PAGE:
Indian MiGs in Tajikistan & The Future Energy Grid

by Nathan Hamm on 4/27/2006

The head of the Russian Federation Council’s Security and Defense Committee, Viktor Ozerov, has no problems with India’s airbase in Tajikistan.

The possible deployment of Indian warplanes on Tajik territory doesn’t contradict the interests of the CIS Collective Security Treaty Organization (CSTO)…

“This is not prohibited by CSTO provisions, so it’s up to the Tajik parliament and government to make a decision,” he said.

“We do not interfere in the internal affairs of other states and can only express our approval or regret,” the senator said.

Well, isn’t that super nice of them. If there’s one thing Russia’s always good for, it’s staying out of the affairs of other states (so long as they are not too friendly with the West).

Should Russia perhaps worry a bit more about India’s increasing involvement in the region. If the US is successful in midwifing the creation of an energy grid linking South and Central Asia, India stands to have a powerful reason to ferociously shore up its interests in the region. And that almost certainly means tension with the CSTO (let’s not kid ourselves–Russia) and the SCO (again… China).

“One of our leading objectives is to fund a greatly expanded Afghan power grid, with connections to energy sources in Central Asia. “It’s a winning solution for both sides, providing much-needed energy to Afghanistan and serving as a major source of future revenue for countries like Tajikistan and Kyrgyzstan.” New energy routes, Boucher said, would ensure that the next generation of South and Central Asian entrepreneurs had access to the resources they needed to prosper.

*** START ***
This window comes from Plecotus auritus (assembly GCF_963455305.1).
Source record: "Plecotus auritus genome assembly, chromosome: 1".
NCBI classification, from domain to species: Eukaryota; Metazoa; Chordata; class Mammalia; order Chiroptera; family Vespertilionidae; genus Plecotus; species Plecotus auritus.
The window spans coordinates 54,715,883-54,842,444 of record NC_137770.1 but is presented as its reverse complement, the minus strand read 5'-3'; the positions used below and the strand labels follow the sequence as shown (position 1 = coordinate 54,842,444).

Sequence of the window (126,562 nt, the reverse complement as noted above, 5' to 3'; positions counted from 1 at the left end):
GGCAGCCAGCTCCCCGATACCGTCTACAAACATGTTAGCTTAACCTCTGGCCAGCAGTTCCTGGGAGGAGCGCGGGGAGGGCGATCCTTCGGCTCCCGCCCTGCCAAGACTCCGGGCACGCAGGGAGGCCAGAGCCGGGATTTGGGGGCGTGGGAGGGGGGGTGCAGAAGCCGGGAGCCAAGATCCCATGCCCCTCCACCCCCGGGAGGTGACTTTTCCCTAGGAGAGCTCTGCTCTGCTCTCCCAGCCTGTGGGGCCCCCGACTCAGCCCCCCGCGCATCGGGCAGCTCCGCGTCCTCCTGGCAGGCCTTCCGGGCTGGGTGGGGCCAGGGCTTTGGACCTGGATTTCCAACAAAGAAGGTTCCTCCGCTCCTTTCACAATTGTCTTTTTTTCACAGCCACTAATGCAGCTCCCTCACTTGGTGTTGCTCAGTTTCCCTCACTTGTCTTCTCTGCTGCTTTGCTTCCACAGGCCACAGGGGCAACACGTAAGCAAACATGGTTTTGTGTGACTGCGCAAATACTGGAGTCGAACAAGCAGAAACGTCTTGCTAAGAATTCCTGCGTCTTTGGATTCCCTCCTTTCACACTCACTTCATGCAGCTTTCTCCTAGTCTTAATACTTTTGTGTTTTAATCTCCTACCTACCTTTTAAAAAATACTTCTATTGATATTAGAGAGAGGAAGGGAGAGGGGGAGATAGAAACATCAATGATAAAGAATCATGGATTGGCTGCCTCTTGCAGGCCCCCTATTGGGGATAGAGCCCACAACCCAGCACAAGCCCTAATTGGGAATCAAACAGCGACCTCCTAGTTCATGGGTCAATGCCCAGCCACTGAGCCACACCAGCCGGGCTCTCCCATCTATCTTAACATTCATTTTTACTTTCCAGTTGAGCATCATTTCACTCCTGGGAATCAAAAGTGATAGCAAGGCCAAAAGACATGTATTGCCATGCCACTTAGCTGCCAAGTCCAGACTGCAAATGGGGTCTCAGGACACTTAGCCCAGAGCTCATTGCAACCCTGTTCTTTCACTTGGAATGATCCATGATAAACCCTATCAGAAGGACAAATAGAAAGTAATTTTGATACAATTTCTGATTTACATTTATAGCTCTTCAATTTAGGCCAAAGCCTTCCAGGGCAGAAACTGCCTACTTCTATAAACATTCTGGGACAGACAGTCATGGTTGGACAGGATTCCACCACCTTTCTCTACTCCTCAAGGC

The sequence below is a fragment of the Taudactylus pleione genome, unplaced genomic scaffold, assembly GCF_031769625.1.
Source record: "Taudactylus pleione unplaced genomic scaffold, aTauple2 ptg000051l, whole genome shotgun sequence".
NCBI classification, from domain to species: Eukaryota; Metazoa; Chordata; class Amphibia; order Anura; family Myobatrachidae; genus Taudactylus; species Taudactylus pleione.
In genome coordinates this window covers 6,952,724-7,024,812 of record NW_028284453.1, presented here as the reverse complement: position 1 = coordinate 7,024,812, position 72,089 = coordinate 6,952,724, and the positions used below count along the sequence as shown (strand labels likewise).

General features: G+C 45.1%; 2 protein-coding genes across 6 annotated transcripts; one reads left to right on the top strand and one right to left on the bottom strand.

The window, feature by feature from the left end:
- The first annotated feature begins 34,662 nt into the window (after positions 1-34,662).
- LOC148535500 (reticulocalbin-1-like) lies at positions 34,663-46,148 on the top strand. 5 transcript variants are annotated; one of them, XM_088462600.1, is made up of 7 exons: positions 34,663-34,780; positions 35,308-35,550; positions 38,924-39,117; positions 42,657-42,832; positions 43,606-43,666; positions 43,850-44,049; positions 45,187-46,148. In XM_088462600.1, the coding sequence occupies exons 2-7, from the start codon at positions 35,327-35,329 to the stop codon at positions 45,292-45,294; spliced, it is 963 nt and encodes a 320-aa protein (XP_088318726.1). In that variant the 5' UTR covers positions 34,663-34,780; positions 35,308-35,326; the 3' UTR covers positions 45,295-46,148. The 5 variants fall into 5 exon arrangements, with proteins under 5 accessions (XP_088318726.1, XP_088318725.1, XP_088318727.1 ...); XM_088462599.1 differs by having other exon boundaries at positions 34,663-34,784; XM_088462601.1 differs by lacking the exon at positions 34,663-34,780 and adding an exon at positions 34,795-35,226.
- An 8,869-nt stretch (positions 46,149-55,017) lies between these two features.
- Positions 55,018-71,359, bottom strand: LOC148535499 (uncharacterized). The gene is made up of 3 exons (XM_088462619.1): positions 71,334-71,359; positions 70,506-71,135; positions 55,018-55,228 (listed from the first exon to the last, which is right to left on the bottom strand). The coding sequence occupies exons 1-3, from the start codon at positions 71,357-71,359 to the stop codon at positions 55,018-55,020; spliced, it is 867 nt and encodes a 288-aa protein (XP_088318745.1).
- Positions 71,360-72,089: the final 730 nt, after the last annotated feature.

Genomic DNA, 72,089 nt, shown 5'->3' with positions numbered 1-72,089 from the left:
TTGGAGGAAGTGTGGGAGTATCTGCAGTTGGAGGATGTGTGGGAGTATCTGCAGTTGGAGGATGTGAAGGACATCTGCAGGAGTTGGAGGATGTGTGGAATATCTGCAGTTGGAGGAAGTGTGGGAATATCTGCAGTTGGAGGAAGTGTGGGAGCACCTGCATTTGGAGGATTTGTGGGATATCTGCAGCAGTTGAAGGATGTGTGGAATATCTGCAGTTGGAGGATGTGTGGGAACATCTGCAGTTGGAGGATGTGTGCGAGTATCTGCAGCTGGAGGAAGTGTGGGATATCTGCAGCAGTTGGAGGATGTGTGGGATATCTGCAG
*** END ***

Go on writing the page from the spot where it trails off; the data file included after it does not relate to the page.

“We want to give South Asians access to the vast and rapidly-growing energy resources in Central Asia, whether they are oil and gas in Kazakhstan and Turkmenistan, thermal power in Uzbekistan, or hydropower in Tajikistan and Kyrgyzstan.”

Speaking of thermal power in Uzbekistan, look who is missing on the map in the BBC’s story.

Boucher also was busy buttering up the Kazakhs today.

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This post was written by...

– author of 2991 posts on 17_PersonNotFound.

Nathan is the founder and Principal Analyst for Registan, which he launched in 2003. He was a Peace Corps Volunteer in Uzbekistan 2000-2001 and received his MA in Central Asian Studies from the University of Washington in 2007. Since 2007, he has worked full-time as an analyst, consulting with private and government clients on Central Asian affairs, specializing in how socio-cultural and political factors shape risks and opportunities and how organizations can adjust their strategic and operational plans to account for these variables. More information on Registan's services can be found here, and Nathan can be contacted via Twitter or email.

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